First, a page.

Your service's traffic is steadily growing, latency has increased a bit but it's within reason. One day you launch a new customer and the latency jumps through the roof causing an outage. What happened? You hit the knee.
When shopping in a supermarket we're used to seeing queues suddenly appear, where just a few minutes before people were passing straight through the checkouts. The exact same happens with production services as traffic ebbs and flows. Both these systems fall under queuing theory, whether it be a physical queue or a kernel network buffer.
Let's say that you can handle 10 requests per second one at a time, with each request taking 100ms to process. If you have on average one request per second coming in, then almost always there will be no other requests in progress and thus each request will usually only take 100ms. As the service gets busier there's a good chance that another request is being processed, so it'll need to queue up and and take 200ms sometimes. As it nears 10 requests per second, having to queue up behind several other requests is the norm and beyond that the queue will grow indefinitely!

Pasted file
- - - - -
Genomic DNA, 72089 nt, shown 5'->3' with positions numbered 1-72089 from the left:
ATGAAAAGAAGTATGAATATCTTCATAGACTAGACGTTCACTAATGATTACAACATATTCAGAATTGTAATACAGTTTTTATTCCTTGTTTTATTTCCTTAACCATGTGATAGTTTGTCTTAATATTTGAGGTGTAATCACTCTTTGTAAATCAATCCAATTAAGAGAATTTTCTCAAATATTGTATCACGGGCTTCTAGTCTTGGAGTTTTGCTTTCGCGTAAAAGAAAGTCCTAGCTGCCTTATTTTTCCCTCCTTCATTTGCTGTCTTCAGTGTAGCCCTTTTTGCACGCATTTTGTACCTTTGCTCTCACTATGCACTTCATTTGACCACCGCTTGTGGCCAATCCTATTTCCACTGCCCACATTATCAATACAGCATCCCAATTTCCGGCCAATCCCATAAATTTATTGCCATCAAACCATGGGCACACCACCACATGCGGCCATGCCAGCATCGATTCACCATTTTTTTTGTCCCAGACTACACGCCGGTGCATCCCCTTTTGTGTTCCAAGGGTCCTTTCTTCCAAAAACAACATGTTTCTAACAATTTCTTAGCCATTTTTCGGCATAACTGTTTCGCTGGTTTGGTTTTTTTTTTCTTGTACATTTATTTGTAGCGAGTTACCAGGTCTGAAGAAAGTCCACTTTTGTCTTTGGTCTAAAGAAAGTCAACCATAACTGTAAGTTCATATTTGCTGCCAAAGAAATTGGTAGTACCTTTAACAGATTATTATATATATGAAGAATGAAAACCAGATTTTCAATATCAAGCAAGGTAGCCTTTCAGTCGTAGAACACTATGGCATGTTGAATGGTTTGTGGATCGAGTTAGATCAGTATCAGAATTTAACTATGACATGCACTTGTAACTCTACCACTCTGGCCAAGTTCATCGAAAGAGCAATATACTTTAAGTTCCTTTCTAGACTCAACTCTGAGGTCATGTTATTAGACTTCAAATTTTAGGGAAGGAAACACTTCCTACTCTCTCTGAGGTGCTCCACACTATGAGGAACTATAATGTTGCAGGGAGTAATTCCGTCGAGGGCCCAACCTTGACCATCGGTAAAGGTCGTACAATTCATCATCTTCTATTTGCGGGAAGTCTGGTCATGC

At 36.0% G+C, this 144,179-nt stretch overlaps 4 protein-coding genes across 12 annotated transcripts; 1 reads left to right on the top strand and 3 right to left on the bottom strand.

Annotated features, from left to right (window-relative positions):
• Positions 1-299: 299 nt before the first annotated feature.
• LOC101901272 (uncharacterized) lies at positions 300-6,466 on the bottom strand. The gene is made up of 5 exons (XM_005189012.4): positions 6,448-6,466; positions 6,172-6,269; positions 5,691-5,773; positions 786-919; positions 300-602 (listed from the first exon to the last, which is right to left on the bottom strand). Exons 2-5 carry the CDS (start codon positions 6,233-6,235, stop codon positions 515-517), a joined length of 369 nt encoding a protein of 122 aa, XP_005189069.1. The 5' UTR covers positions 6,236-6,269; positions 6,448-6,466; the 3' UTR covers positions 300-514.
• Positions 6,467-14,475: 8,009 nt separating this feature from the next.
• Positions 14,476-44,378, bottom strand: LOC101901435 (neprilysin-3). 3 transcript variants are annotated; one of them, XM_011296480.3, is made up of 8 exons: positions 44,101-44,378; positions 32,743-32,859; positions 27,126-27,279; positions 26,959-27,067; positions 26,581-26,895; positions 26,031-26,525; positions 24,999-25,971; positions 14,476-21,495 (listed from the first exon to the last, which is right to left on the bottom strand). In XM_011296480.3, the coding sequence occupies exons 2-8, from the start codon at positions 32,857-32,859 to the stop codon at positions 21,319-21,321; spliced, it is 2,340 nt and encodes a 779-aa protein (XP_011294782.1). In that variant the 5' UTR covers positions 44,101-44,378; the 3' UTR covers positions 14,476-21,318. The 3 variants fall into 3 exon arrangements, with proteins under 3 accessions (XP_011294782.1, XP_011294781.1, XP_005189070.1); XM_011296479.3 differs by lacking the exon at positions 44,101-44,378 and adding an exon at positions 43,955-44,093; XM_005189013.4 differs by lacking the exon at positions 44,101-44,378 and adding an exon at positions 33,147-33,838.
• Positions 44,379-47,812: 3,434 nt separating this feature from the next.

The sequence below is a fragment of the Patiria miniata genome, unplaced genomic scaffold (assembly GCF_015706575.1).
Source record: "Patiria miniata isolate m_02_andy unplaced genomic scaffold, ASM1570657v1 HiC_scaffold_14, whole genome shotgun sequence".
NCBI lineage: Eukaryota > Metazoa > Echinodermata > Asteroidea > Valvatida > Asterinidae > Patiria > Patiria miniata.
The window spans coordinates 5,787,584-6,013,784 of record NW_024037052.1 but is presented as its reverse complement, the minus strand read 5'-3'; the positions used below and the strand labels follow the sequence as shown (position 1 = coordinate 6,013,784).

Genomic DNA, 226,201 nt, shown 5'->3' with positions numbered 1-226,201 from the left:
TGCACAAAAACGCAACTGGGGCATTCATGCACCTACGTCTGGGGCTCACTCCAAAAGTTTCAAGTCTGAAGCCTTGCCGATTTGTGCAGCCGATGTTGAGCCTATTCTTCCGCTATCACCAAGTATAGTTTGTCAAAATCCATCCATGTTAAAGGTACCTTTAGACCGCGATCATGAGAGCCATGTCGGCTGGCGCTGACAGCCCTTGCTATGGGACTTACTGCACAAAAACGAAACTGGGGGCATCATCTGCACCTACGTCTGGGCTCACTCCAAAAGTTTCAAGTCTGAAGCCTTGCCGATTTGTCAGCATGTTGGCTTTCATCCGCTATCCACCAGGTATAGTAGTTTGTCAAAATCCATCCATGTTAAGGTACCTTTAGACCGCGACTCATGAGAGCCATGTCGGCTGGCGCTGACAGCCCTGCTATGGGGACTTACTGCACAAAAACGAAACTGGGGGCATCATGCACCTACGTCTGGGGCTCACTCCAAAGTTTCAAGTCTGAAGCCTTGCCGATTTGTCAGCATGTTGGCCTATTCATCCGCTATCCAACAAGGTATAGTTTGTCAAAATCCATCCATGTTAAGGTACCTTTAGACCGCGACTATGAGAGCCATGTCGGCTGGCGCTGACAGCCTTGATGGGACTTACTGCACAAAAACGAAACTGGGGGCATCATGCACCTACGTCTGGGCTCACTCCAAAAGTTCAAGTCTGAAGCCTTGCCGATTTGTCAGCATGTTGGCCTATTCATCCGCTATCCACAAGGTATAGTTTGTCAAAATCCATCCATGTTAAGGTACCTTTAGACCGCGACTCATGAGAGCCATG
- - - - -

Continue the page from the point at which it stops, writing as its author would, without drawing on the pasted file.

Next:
This isn't a linear growth in response time. Similar to the Birthday Paradox, the more timeslots that are already taken the higher the chance that a request will bump into another request. The graph above shows how this grows with increased utilisation. The knee is the inflection point on the right, and that's what you usually want to avoid.
For a very low latency system you may choose to operate on the left of the graph, spending money on machines to improve performance. Conversely if you can accept high latency then you might elect to run past the knee, saving money but needing safety measures like graceful degradation and load shedding to avoid a complete overload.
All this is just the implications of queuing theory. With a queue of requests building up other problems may arise, such as increased lock contention or the request handling part of your application being O(n2) in the number of pending requests.
When doing provisioning and capacity planning, it's convenient to pretend that everything is linear. If you ever see a 10% increase in traffic result in much more than a 10% increase in latency though, you're approaching the knee. Be wary in that case, as the next launch or machine failure could tip you over past the knee.